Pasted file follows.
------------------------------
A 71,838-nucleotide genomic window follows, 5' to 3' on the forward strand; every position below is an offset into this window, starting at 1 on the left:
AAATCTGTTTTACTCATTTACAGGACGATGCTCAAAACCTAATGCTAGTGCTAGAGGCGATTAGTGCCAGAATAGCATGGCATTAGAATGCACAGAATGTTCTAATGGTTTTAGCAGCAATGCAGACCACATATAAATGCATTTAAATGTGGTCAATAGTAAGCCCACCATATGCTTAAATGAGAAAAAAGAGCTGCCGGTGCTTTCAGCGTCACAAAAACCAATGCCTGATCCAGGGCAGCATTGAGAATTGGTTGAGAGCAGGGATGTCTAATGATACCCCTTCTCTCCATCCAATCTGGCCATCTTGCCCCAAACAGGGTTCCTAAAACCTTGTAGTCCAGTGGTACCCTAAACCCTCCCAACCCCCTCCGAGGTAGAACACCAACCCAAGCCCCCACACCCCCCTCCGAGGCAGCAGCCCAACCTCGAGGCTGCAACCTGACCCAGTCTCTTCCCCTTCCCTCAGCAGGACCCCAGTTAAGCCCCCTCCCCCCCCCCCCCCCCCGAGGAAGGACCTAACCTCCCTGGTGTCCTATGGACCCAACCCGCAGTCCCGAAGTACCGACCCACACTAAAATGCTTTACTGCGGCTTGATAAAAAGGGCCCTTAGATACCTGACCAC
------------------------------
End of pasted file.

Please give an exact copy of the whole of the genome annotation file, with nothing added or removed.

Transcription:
A 71,838-nucleotide genomic window follows, 5' to 3' on the forward strand; every position below is an offset into this window, starting at 1 on the left:
AAATCTGTTTTACTCATTTACAGGACGATGCTCAAAACCTAATGCTAGTGCTAGAGGCGATTAGTGCCAGAATAGCATGGCATTAGAATGCACAGAATGTTCTAATGGTTTTAGCAGCAATGCAGACCACATATAAATGCATTTAAATGTGGTCAATAGTAAGCCCACCATATGCTTAAATGAGAAAAAAGAGCTGCCGGTGCTTTCAGCGTCACAAAAACCAATGCCTGATCCAGGGCAGCATTGAGAATTGGTTGAGAGCAGGGATGTCTAATGATACCCCTTCTCTCCATCCAATCTGGCCATCTTGCCCCAAACAGGGTTCCTAAAACCTTGTAGTCCAGTGGTACCCTAAACCCTCCCAACCCCCTCCGAGGTAGAACACCAACCCAAGCCCCCACACCCCCCTCCGAGGCAGCAGCCCAACCTCGAGGCTGCAACCTGACCCAGTCTCTTCCCCTTCCCTCAGCAGGACCCCAGTTAAGCCCCCTCCCCCCCCCCCCCCCCCGAGGAAGGACCTAACCTCCCTGGTGTCCTATGGACCCAACCCGCAGTCCCGAAGTACCGACCCACACTAAAATGCTTTACTGCGGCTTGATAAAAAGGGCCCTTAGATACCTGACCAC